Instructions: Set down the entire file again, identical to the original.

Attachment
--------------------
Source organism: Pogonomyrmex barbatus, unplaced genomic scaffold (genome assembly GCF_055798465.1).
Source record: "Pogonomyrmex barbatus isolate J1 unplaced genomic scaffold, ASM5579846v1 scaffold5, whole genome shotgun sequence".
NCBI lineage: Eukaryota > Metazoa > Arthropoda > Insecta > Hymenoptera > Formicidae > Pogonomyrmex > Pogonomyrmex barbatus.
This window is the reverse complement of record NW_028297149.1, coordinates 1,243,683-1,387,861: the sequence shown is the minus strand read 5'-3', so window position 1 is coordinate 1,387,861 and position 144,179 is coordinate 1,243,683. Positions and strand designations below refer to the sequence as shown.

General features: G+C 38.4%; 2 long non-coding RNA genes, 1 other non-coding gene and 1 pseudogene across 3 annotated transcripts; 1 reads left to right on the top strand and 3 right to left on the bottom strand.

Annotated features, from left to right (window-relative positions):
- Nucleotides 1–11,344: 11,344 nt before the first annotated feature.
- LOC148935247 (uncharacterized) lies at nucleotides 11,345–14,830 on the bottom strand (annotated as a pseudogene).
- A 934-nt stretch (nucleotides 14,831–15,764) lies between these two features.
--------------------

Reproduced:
Source organism: Pogonomyrmex barbatus, unplaced genomic scaffold (genome assembly GCF_055798465.1).
Source record: "Pogonomyrmex barbatus isolate J1 unplaced genomic scaffold, ASM5579846v1 scaffold5, whole genome shotgun sequence".
NCBI lineage: Eukaryota > Metazoa > Arthropoda > Insecta > Hymenoptera > Formicidae > Pogonomyrmex > Pogonomyrmex barbatus.
This window is the reverse complement of record NW_028297149.1, coordinates 1,243,683-1,387,861: the sequence shown is the minus strand read 5'-3', so window position 1 is coordinate 1,387,861 and position 144,179 is coordinate 1,243,683. Positions and strand designations below refer to the sequence as shown.

General features: G+C 38.4%; 2 long non-coding RNA genes, 1 other non-coding gene and 1 pseudogene across 3 annotated transcripts; 1 reads left to right on the top strand and 3 right to left on the bottom strand.

Annotated features, from left to right (window-relative positions):
- Nucleotides 1–11,344: 11,344 nt before the first annotated feature.
- LOC148935247 (uncharacterized) lies at nucleotides 11,345–14,830 on the bottom strand (annotated as a pseudogene).
- A 934-nt stretch (nucleotides 14,831–15,764) lies between these two features.